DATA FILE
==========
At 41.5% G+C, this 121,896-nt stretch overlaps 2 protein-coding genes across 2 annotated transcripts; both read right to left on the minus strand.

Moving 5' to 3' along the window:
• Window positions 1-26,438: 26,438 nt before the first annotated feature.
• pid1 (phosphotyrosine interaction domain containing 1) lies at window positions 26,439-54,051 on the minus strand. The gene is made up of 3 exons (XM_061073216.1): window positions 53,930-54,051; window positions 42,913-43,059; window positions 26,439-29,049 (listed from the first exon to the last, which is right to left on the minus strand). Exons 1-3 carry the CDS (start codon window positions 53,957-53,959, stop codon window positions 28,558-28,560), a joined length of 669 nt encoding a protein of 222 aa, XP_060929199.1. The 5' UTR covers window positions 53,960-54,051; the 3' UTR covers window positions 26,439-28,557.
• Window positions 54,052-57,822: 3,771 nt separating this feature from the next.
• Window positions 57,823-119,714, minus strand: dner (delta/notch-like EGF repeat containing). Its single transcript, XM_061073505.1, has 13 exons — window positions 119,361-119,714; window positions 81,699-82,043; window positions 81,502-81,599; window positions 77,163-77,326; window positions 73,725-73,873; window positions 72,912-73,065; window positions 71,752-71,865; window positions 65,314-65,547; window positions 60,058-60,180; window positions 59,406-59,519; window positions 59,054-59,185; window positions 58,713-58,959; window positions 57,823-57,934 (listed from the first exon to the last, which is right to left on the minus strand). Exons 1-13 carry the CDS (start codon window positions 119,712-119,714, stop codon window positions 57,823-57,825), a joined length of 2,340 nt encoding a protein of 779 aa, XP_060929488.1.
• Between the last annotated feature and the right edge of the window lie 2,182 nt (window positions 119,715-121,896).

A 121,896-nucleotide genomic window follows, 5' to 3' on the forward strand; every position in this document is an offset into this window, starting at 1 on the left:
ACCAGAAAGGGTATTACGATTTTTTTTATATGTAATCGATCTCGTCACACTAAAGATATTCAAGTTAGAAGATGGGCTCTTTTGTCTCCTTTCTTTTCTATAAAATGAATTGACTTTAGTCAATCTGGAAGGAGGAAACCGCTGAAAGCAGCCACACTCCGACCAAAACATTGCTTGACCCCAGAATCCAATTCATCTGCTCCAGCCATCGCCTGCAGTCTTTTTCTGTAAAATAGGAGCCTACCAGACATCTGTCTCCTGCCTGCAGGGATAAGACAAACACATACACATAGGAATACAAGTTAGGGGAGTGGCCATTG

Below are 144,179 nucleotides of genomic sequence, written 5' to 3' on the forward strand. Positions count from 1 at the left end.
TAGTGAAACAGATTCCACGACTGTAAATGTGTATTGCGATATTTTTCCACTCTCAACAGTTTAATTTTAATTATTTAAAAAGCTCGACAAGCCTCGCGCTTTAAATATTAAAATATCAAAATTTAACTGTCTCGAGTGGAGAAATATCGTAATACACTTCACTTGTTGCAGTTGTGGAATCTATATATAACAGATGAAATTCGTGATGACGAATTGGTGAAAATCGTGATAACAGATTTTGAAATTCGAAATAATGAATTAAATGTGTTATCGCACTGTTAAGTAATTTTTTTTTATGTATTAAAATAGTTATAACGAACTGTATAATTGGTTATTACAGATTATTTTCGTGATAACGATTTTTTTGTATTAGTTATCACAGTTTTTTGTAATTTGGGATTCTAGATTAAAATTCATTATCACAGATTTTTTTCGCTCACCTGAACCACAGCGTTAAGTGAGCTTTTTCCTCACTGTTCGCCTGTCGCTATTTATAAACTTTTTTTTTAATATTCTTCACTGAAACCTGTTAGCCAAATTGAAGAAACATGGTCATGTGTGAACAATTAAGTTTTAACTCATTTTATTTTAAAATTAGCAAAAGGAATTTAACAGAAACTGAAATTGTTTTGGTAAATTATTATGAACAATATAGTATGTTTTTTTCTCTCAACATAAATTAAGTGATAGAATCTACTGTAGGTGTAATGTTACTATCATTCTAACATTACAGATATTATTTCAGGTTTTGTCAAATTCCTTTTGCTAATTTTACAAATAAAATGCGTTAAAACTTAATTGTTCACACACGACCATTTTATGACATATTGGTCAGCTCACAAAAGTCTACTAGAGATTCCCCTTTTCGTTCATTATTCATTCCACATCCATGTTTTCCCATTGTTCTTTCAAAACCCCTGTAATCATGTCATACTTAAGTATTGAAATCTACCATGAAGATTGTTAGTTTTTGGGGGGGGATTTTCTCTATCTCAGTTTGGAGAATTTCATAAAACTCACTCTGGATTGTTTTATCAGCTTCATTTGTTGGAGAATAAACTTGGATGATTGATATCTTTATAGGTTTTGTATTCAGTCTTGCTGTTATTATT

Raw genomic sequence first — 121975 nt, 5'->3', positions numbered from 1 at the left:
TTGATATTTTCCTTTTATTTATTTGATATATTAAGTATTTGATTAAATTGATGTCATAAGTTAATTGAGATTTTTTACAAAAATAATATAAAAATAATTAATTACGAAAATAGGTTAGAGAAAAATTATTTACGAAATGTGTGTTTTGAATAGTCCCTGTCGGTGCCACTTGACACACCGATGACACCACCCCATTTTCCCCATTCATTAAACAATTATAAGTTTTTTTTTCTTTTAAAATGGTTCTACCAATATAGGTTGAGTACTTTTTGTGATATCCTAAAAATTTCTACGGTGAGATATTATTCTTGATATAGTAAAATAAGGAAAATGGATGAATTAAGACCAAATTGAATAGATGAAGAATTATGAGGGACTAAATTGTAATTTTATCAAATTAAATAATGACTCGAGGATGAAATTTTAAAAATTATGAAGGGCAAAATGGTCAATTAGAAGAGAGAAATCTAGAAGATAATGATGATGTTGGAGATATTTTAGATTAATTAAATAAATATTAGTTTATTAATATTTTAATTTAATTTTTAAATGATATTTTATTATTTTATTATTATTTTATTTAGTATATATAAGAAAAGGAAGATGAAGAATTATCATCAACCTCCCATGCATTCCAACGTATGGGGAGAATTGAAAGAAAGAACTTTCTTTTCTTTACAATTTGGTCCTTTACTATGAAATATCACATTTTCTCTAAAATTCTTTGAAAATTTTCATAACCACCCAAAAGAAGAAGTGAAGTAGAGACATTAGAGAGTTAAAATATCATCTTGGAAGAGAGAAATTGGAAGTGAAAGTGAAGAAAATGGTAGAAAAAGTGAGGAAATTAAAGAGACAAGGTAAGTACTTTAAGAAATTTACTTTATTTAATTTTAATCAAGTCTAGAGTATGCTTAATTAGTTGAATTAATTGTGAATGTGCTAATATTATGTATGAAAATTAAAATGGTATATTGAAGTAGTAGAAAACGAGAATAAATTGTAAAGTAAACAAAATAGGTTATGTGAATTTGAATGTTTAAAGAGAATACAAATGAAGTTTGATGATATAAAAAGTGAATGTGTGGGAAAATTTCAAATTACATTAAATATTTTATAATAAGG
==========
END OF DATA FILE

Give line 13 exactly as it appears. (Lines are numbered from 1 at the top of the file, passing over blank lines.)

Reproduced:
TTGATATTTTCCTTTTATTTATTTGATATATTAAGTATTTGATTAAATTGATGTCATAAGTTAATTGAGATTTTTTACAAAAATAATATAAAAATAATTAATTACGAAAATAGGTTAGAGAAAAATTATTTACGAAATGTGTGTTTTGAATAGTCCCTGTCGGTGCCACTTGACACACCGATGACACCACCCCATTTTCCCCATTCATTAAACAATTATAAGTTTTTTTTTCTTTTAAAATGGTTCTACCAATATAGGTTGAGTACTTTTTGTGATATCCTAAAAATTTCTACGGTGAGATATTATTCTTGATATAGTAAAATAAGGAAAATGGATGAATTAAGACCAAATTGAATAGATGAAGAATTATGAGGGACTAAATTGTAATTTTATCAAATTAAATAATGACTCGAGGATGAAATTTTAAAAATTATGAAGGGCAAAATGGTCAATTAGAAGAGAGAAATCTAGAAGATAATGATGATGTTGGAGATATTTTAGATTAATTAAATAAATATTAGTTTATTAATATTTTAATTTAATTTTTAAATGATATTTTATTATTTTATTATTATTTTATTTAGTATATATAAGAAAAGGAAGATGAAGAATTATCATCAACCTCCCATGCATTCCAACGTATGGGGAGAATTGAAAGAAAGAACTTTCTTTTCTTTACAATTTGGTCCTTTACTATGAAATATCACATTTTCTCTAAAATTCTTTGAAAATTTTCATAACCACCCAAAAGAAGAAGTGAAGTAGAGACATTAGAGAGTTAAAATATCATCTTGGAAGAGAGAAATTGGAAGTGAAAGTGAAGAAAATGGTAGAAAAAGTGAGGAAATTAAAGAGACAAGGTAAGTACTTTAAGAAATTTACTTTATTTAATTTTAATCAAGTCTAGAGTATGCTTAATTAGTTGAATTAATTGTGAATGTGCTAATATTATGTATGAAAATTAAAATGGTATATTGAAGTAGTAGAAAACGAGAATAAATTGTAAAGTAAACAAAATAGGTTATGTGAATTTGAATGTTTAAAGAGAATACAAATGAAGTTTGATGATATAAAAAGTGAATGTGTGGGAAAATTTCAAATTACATTAAATATTTTATAATAAGG